• My favourite books released in previous years










2012 Other

The Best Books of 2012? Part 2: Authors We Know and Love

Last week I posted: The Best Books of 2012? Part 1: Debut Authors

This time it is the turn of the authors that we are already familiar with. Here are the 2012 books I am looking forward to reading:

Note: UK release month shown in brackets, date may be different in other countries.

Intrusion (Note: UK cover not available yet – this is the French translation which is available now for all those lucky enough to speak French)

In by Natsuo Kirino (August, Harvill Secker)

Out by Natsuo Kirino is my favourite thriller so I’m very excited that her new book is going to be published here later this year. In contains an investigation into a best-selling author and promises to question the differences between life and literature. I hope it lives up to my exceedingly high expectations.


Are You My Mother?: A Comic Drama

Are You My Mother? by Alison Bechdel (May, Houghton Mifflin Harcourt)

Alison Bechdel’s darkly comic memoir, Fun Home, introduced me to the graphic novel. She returns with a graphic novel about her mother. I’m sure this will be one of the most talked about books next year.

The Greatcoat

The Greatcoat by Helen Dunmore (February, Hammer)

The Siege by Helen Dunmore is one of the best pieces of historical fiction I’ve ever read. The Greatcoat is described as a chilling and atmospheric ghost story set in 1950s Yorkshire and my only hope is that her amazing writing skills don’t scare me too much!

.The Chemistry of Tears

The Chemistry of Tears by Peter Carey (April, Faber and Faber)

An automaton brings two strangers together. Using clockwork objects as the basis for a story worked for Hugo Cabret – I think this sounds wonderfully original and I look forward to trying it.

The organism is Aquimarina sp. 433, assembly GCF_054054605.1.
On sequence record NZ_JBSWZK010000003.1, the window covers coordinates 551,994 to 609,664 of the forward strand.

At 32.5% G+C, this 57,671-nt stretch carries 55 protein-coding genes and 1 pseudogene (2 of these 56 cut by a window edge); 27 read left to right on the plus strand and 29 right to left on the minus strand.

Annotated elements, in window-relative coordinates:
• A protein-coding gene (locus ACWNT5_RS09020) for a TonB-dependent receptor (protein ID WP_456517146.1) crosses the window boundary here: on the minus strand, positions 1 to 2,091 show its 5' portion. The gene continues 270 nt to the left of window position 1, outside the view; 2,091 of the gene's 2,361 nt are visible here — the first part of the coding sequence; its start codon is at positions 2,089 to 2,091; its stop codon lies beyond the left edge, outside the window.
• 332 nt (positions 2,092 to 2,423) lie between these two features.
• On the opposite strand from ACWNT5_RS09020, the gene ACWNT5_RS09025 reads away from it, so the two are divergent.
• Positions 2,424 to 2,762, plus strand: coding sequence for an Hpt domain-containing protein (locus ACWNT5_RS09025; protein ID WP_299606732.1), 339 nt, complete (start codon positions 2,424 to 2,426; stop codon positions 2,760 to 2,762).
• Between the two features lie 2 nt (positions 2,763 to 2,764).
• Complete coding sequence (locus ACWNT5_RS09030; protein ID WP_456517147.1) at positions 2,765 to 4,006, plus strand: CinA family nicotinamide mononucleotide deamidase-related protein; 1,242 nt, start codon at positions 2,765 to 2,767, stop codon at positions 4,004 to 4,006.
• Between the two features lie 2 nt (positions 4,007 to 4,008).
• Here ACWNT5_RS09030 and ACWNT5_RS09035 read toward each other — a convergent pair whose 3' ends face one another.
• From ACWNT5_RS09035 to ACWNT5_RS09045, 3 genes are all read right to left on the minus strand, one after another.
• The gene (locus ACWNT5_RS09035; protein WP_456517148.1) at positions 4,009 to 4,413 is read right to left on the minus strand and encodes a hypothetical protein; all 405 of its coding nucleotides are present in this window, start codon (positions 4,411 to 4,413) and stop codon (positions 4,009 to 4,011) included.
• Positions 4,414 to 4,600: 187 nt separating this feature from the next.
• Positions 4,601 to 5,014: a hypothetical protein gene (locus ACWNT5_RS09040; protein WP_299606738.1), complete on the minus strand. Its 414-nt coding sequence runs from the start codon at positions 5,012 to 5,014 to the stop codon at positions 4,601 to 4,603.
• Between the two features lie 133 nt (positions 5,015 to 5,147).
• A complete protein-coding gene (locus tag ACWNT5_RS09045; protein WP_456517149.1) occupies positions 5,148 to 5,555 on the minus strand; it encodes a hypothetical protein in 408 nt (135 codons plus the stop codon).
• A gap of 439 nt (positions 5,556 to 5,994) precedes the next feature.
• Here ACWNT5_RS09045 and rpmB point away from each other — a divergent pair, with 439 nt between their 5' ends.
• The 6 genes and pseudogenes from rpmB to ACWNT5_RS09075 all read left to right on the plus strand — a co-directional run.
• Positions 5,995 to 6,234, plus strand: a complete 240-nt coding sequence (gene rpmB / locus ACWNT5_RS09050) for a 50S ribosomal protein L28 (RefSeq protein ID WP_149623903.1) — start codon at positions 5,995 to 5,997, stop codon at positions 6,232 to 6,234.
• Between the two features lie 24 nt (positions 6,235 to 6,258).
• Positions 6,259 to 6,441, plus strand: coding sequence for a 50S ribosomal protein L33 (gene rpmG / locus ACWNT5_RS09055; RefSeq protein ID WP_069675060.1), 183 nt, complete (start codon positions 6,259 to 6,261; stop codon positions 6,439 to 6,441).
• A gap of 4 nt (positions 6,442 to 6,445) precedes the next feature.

Arcadia by Lauren Groff (April, William Heinemann)

The author of The Monsters of Templeton returns with a new book about a group of people who set up a commune in the grounds of a decaying mansion. The premise doesn’t sound that exciting, but Groff has the ability to turn very ordinary situations into engaging reads so I think this is one to look out for.

All is Song

All Is Song by Samantha Harvey (January, Jonathan Cape)

The Wilderness was one of my favourite books in 2010 so I’m looking forward to reading her second novel. A few people suggested that this one about brotherhood is even better than her first. I’m not sure that is possible, but I look forward to finding out.

The Child Who

The Child Who by Simon Lelic (January, Mantle)

Rupture is one of the best novels published in recent years. I love the way Simon Lelic forces the reader to look at difficult situations in a different light and this book about a solicitor defending a child murderer promises to be just as compelling. I’m lucky enough to have an ARC of this book and look forward to reading it over Christmas.


Phantom by Jo Nesbo (March, Vintage)

Jo Nesbo returns with the 7th book in the Harry Hole series.

Bring up the Bodies

Bring up the Bodies by Hilary Mantel (May, 4th Estate)

I wasn’t a big fan of Wolf Hall, but if you were you’ll be excited to learn that the sequel is out next year.

Other books to look out for:

The Red House by Mark Haddon (May, Jonathan Cape)

Lionel Asbo by Martin Amis (July, Jonathan Cape)

Capital by John Lancaster (March, Faber and Faber)

Mo Said She Was Quirky by James Kelman (July, Hamish Hamilton)

In One Person by John Irving (May, Doubleday)

The Girl Who Fell From The Sky by Simon Mawer (May, Little, Brown)

If you’re in the US then you’ll be happy to know that Harper recently announced that it will be publishing new books from Michael Chabon and Barbara Kingsolver in the Fall. Unfortunately those of us in the rest of the world will have to wait a little bit longer for them.

Which 2012 books are you looking forward to?


2011 Other Prizes

The Wandering Falcon – Jamil Ahmad

The Wandering Falcon Long listed for 2011 Man Asian Literary Prize

Five words from the blurb: Pakistan, remote, tribal, honour, conflict

The Wandering Falcon is set in the remote border region of Iran, Pakistan and Afghanistan where nomadic tribes travel in order to find food and water. When Partition occurred in 1947 the border controls were tightened, leaving entire communities at risk of drought as they were denied access to the springs they had visited for generations. This book follows a young boy, Tor Baz (meaning the black falcon) as he grows up in this threatened culture.